Now for the cool part of our job. We use Google latitude to stay in touch with a number of friends who are also drivers. When we got to the Petro I checked Latitude, I saw that our friends Bandit and Sandi who drive for Celedon were North of Dallas and heading our way. I called and they stopped and had dinner with us. As a joke they said “if you are still here on our way back North we can have breakfast. They kinda lied because it was lunch before they got back and we were still there. Always great to spend time with those two.
We finally got the whole thing back together and we hit the road in time to hit the evening rush hour in Dallas. I went to sleep and 92 miles later I here Anne calling me. The shift lever is blow air out of top and she cannot shift out of low range. I have her pull into a Love’s Truck Stop and try to take the thing apart to see what is wrong…….let’s just say I was not successful. However, we are now stuck in only gears 6, 8, 10 and 12. We called breakdown to report it and then call dispatch to tell them we need the load repowered as we needed to go back to Dallas and cannot haul a load with only four gears. They said they would send someone our way. I gave all the details including where we were and that the other truck cannot bring an empty trailer as we needed to bobtail to Dallas. I called a couple hours later and was told they were having a hard time finding another truck but they would keep working on it. We went to sleep. The next morning I called and I was told (yep, you guessed it) “We’re working on it”…..I said “what does that mean” and they say, “well, where are you?” and “do you need an empty trailer?” (you know, all the information they would really need if they had actually been “working on it”. A few hours later a very nice solo driver named Sally showed up and grabbed our load. We limped back to Peterbilt in Dallas and sat all day until about 4 PM when Steve finally called and raised hell with them for not getting us in. Ten minutes later they pull the truck in and 45 minutes later it is fixed. We call dispatch and tell them we are ready to roll, they said “we are working on it” Knowing what this means we headed out to dinner and then went to bed. 24 hours later we finally got a solo load headed to El Paso. I call Mark, my best friend from high school who lives in El Paso and we make plans for breakfast. Mark comes and picks us up and we have a gret late breakfast. We then proceed to sit all day and finally get a preplan for another solo load to Laredo the next morning. I call Mark and we make plans for dinner. I finally get to meet Mark’s phantom wife Gail. Gail works out of town and commutes so we had never met. Assuming it was not a struggling actress Mark had hired to pretend to be his wife I want to say that Gail is pretty awesome.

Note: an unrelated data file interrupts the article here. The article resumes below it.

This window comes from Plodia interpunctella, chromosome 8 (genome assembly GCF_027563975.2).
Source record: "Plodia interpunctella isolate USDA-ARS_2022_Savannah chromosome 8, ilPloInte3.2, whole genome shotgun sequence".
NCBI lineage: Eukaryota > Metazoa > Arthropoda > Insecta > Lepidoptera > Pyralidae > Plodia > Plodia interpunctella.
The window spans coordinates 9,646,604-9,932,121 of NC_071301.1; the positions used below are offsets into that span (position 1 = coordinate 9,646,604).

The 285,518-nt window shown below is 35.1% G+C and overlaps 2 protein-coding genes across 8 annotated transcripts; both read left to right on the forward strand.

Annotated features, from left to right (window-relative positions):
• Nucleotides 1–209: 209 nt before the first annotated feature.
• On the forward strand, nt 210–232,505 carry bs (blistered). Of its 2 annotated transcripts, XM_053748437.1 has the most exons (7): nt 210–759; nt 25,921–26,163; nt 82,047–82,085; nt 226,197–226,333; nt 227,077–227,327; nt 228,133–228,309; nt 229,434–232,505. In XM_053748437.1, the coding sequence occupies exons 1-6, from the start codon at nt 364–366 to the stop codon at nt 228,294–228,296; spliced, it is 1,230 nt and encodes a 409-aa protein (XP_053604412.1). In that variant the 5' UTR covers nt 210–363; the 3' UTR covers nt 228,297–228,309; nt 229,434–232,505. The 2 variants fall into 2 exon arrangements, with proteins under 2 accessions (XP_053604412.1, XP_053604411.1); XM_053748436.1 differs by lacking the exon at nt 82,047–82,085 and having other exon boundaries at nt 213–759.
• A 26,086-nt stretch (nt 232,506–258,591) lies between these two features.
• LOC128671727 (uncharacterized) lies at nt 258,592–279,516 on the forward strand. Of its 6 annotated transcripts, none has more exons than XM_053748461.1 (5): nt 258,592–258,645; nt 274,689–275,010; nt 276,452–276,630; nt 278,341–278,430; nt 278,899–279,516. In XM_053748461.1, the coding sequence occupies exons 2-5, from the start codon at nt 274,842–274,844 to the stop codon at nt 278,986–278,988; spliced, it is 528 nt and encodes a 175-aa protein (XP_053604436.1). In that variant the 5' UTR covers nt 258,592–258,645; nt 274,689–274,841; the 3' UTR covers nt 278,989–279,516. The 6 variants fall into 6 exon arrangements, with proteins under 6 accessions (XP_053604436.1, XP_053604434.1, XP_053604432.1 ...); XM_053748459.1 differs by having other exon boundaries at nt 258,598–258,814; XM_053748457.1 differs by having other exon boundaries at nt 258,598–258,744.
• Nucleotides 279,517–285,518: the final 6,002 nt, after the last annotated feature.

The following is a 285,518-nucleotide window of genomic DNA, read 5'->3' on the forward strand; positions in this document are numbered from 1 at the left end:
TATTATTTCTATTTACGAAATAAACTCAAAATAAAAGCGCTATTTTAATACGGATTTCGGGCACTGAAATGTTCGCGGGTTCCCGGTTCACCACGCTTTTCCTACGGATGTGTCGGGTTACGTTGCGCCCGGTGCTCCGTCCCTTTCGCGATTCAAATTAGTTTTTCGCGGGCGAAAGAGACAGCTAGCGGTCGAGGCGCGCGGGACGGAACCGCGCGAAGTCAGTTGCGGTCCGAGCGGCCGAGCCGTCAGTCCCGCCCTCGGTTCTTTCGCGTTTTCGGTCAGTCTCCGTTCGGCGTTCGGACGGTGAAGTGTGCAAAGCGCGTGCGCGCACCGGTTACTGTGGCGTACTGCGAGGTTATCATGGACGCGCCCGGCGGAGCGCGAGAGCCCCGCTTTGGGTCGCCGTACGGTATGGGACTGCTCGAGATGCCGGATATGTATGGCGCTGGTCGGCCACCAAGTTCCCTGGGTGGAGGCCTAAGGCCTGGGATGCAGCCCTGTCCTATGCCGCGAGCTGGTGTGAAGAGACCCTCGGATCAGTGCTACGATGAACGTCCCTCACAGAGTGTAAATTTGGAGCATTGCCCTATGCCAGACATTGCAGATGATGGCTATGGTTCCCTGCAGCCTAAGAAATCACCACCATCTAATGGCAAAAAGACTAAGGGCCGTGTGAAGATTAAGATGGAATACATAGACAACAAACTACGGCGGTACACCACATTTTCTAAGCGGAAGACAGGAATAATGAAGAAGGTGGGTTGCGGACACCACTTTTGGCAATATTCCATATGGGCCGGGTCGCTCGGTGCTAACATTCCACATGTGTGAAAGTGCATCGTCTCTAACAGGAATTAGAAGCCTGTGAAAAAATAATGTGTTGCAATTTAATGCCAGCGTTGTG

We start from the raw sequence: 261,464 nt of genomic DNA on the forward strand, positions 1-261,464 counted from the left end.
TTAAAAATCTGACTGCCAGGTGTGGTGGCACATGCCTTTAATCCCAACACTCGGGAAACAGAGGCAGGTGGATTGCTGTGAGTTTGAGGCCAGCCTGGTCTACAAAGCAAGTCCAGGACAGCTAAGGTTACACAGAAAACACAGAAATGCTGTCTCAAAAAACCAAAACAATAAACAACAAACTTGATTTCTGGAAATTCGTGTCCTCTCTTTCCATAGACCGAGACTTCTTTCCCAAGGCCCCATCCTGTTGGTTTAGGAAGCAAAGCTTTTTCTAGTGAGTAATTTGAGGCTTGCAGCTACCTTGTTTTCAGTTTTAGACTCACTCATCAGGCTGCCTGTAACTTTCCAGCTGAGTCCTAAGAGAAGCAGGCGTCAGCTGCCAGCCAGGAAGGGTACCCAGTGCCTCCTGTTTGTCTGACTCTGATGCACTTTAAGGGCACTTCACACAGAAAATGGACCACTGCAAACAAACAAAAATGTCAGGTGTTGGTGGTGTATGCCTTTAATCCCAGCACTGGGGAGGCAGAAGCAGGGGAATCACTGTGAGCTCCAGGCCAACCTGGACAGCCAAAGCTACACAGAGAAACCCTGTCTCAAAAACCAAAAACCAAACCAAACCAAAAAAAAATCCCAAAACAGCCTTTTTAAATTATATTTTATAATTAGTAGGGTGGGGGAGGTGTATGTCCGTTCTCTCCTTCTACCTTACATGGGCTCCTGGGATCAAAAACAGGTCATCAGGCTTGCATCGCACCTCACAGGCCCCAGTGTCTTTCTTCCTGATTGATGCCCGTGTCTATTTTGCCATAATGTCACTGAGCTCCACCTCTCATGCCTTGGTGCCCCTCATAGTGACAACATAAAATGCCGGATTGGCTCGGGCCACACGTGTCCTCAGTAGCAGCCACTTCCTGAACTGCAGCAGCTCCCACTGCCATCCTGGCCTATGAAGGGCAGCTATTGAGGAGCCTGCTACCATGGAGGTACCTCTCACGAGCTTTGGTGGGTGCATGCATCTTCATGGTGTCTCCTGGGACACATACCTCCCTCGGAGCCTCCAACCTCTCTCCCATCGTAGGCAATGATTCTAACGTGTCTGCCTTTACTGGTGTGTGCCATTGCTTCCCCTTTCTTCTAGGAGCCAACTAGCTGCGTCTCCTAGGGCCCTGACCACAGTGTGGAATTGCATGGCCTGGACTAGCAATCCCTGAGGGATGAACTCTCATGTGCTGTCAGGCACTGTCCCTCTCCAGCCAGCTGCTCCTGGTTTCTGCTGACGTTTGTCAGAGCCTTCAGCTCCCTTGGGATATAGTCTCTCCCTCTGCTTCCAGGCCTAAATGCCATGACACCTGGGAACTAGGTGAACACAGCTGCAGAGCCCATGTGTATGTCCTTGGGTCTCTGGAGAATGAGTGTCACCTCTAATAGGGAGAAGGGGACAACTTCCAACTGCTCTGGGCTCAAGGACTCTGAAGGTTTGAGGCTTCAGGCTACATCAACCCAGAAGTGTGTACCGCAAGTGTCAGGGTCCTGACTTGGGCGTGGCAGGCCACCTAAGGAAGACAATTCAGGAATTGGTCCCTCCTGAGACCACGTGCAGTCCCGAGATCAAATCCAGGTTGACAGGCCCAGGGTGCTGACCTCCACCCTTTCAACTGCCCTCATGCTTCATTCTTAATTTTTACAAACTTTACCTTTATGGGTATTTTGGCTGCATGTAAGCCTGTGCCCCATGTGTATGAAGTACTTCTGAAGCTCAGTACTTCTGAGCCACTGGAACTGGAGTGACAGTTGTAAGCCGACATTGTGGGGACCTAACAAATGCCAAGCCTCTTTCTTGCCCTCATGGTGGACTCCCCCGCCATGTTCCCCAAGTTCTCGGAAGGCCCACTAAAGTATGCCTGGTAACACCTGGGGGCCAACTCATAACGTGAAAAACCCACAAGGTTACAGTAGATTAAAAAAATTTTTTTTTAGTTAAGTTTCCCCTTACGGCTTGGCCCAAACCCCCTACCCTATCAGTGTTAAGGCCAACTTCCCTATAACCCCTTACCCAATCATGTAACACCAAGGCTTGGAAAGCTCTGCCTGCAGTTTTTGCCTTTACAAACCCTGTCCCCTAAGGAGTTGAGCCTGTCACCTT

We get to Laredo and sit for 36 hours and I get into a big fight with the weekend dispatcher. I am very slow to anger but this guy is a total prick (yep, I said prick) he said “what do you want” and I said “I want to keep moving and not sit for a day and a half between loads” so he says “yeah, there are things I want I don’t get either”. Let’s just say the conversation went downhill from there. Anne is now convinced we are stuck in Laredo for a loooong time. The next morning I get a call from the same guy, he is now my best friend ever and he thinks we have a serious bromance going. This has happened because, I am sure, he does not want me calling into his supervisor on Monday to discuss our conversation. They give us a load that had been sitting at the terminal for 3 days. Heading to Michigan but it is now Sunday and we are supposed to be going home on Tuesday. Not wanting to get stuck in Michigan, we have them get us a drop at the yard in Kansas City, we drop the load, drive to Springfield to put the truck in the shop to get some work done on, rent a mini van and drive home.